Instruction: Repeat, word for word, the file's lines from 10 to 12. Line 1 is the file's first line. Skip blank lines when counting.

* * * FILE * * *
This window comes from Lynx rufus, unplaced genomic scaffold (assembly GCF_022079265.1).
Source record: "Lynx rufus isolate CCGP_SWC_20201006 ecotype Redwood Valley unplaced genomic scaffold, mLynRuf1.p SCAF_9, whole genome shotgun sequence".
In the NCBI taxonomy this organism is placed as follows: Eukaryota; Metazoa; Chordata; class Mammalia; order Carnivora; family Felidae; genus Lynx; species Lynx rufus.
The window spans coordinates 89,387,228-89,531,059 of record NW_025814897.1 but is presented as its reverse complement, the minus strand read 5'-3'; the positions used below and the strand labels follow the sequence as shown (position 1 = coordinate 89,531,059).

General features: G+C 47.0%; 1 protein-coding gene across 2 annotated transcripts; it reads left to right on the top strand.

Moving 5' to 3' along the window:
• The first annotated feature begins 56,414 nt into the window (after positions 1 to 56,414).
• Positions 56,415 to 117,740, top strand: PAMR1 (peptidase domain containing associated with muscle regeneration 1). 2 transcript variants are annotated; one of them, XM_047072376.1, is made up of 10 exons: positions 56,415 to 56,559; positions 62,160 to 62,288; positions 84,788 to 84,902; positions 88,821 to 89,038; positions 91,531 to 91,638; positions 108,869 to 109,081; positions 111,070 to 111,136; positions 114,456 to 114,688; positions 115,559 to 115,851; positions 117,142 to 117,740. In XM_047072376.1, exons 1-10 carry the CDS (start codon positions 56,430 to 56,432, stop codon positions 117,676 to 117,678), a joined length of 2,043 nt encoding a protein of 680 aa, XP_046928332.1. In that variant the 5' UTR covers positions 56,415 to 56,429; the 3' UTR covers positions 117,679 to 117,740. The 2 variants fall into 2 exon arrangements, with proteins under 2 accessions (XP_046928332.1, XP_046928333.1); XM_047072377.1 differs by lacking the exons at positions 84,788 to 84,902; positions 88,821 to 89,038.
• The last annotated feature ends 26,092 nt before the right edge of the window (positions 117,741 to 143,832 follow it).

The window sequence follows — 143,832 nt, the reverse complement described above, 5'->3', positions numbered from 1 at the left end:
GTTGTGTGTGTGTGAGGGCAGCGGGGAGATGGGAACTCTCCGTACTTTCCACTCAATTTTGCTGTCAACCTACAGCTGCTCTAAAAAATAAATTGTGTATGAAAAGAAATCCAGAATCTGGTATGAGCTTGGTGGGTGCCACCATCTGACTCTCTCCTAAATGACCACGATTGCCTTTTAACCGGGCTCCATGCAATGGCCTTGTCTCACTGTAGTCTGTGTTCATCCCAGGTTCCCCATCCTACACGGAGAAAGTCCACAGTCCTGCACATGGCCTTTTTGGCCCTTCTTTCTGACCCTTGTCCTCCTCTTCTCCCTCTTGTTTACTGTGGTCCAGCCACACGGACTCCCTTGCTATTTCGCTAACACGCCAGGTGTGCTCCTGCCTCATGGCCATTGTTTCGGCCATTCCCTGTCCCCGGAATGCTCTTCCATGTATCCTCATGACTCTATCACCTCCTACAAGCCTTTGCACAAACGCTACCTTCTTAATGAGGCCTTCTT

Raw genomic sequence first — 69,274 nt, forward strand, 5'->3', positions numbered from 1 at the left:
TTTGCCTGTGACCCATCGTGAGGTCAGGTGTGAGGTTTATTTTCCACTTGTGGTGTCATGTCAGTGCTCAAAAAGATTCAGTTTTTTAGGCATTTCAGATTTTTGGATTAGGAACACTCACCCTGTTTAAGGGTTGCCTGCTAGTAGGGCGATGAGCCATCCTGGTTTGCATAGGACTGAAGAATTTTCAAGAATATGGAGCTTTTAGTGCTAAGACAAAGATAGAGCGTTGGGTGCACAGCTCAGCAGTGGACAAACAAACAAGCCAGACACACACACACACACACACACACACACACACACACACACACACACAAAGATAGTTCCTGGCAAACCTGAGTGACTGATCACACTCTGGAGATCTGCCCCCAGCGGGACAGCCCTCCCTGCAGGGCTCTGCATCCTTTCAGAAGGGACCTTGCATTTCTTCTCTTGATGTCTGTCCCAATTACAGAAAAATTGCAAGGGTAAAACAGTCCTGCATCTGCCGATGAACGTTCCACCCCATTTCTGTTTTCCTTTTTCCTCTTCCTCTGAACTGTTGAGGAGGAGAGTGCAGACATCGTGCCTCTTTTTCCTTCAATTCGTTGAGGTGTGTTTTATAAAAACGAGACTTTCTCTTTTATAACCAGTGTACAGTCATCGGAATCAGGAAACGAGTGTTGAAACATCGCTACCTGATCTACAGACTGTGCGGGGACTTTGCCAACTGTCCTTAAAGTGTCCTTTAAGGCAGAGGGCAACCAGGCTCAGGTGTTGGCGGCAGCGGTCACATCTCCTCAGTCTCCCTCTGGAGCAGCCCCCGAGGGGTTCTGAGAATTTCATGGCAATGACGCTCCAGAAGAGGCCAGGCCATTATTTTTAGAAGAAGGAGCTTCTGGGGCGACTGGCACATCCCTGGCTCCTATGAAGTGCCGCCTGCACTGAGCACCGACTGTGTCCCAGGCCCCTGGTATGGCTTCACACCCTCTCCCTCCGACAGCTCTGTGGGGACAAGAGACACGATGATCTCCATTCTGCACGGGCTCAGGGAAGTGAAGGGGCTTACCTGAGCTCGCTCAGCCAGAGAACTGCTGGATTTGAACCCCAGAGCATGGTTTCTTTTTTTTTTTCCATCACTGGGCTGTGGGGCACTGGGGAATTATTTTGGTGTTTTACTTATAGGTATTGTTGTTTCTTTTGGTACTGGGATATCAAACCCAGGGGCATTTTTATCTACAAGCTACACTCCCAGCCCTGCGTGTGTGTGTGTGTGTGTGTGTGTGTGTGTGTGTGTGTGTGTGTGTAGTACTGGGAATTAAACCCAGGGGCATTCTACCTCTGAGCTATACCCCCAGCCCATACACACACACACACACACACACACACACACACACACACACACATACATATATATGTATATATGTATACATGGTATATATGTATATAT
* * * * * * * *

The window sequence follows — 143,832 nt, the reverse complement described above, 5'->3', positions numbered from 1 at the left end:
GTTGTGTGTGTGTGAGGGCAGCGGGGAGATGGGAACTCTCCGTACTTTCCACTCAATTTTGCTGTCAACCTACAGCTGCTCTAAAAAATAAATTGTGTATGAAAAGAAATCCAGAATCTGGTATGAGCTTGGTGGGTGCCACCATCTGACTCTCTCCTAAATGACCACGATTGCCTTTTAACCGGGCTCCATGCAATGGCCTTGTCTCACTGTAGTCTGTGTTCATCCCAGGTTCCCCATCCTACACGGAGAAAGTCCACAGTCCTGCACATGGCCTTTTTGGCCCTTCTTTCTGACCCTTGTCCTCCTCTTCTCCCTCTTGTTTACTGTGGTCCAGCCACACGGACTCCCTTGCTATTTCGCTAACACGCCAGGTGTGCTCCTGCCTCATGGCCATTGTTTCGGCCATTCCCTGTCCCCGGAATGCTCTTCCATGTATCCTCATGACTCTATCACCTCCTACAAGCCTTTGCACAAACGCTACCTTCTTAATGAGGCCTTCTT

Raw genomic sequence first — 69,274 nt, forward strand, 5'->3', positions numbered from 1 at the left: